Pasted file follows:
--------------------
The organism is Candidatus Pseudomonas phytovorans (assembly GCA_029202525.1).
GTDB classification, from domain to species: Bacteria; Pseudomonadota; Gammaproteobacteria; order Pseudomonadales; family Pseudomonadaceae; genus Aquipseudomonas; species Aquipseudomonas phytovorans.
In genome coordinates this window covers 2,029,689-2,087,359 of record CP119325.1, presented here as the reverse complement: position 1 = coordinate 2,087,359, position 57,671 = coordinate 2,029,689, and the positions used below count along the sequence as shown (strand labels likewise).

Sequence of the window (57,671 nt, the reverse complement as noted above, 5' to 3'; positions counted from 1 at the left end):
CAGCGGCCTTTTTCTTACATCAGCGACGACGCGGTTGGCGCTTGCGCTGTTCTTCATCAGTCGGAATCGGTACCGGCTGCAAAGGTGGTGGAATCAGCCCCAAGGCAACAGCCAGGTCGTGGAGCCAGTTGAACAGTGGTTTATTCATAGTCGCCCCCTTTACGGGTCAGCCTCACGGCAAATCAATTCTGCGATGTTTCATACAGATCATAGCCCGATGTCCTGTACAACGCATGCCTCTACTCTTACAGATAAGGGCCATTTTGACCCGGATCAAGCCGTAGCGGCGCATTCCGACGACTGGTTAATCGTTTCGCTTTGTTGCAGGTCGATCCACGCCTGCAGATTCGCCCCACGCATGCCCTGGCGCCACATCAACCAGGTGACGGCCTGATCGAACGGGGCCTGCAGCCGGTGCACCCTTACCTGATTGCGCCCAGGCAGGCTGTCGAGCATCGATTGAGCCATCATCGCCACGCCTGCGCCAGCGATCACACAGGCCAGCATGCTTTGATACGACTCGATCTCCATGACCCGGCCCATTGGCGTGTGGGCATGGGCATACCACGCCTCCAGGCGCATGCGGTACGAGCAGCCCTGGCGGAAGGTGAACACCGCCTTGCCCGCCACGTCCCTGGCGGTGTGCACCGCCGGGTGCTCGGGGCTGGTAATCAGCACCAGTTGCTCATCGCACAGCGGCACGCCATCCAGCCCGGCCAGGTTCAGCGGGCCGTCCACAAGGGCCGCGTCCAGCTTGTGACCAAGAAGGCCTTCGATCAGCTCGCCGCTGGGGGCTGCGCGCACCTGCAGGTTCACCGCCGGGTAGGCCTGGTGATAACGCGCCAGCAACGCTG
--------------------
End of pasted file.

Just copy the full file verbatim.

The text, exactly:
The organism is Candidatus Pseudomonas phytovorans (assembly GCA_029202525.1).
GTDB classification, from domain to species: Bacteria; Pseudomonadota; Gammaproteobacteria; order Pseudomonadales; family Pseudomonadaceae; genus Aquipseudomonas; species Aquipseudomonas phytovorans.
In genome coordinates this window covers 2,029,689-2,087,359 of record CP119325.1, presented here as the reverse complement: position 1 = coordinate 2,087,359, position 57,671 = coordinate 2,029,689, and the positions used below count along the sequence as shown (strand labels likewise).

Sequence of the window (57,671 nt, the reverse complement as noted above, 5' to 3'; positions counted from 1 at the left end):
CAGCGGCCTTTTTCTTACATCAGCGACGACGCGGTTGGCGCTTGCGCTGTTCTTCATCAGTCGGAATCGGTACCGGCTGCAAAGGTGGTGGAATCAGCCCCAAGGCAACAGCCAGGTCGTGGAGCCAGTTGAACAGTGGTTTATTCATAGTCGCCCCCTTTACGGGTCAGCCTCACGGCAAATCAATTCTGCGATGTTTCATACAGATCATAGCCCGATGTCCTGTACAACGCATGCCTCTACTCTTACAGATAAGGGCCATTTTGACCCGGATCAAGCCGTAGCGGCGCATTCCGACGACTGGTTAATCGTTTCGCTTTGTTGCAGGTCGATCCACGCCTGCAGATTCGCCCCACGCATGCCCTGGCGCCACATCAACCAGGTGACGGCCTGATCGAACGGGGCCTGCAGCCGGTGCACCCTTACCTGATTGCGCCCAGGCAGGCTGTCGAGCATCGATTGAGCCATCATCGCCACGCCTGCGCCAGCGATCACACAGGCCAGCATGCTTTGATACGACTCGATCTCCATGACCCGGCCCATTGGCGTGTGGGCATGGGCATACCACGCCTCCAGGCGCATGCGGTACGAGCAGCCCTGGCGGAAGGTGAACACCGCCTTGCCCGCCACGTCCCTGGCGGTGTGCACCGCCGGGTGCTCGGGGCTGGTAATCAGCACCAGTTGCTCATCGCACAGCGGCACGCCATCCAGCCCGGCCAGGTTCAGCGGGCCGTCCACAAGGGCCGCGTCCAGCTTGTGACCAAGAAGGCCTTCGATCAGCTCGCCGCTGGGGGCTGCGCGCACCTGCAGGTTCACCGCCGGGTAGGCCTGGTGATAACGCGCCAGCAACGCTG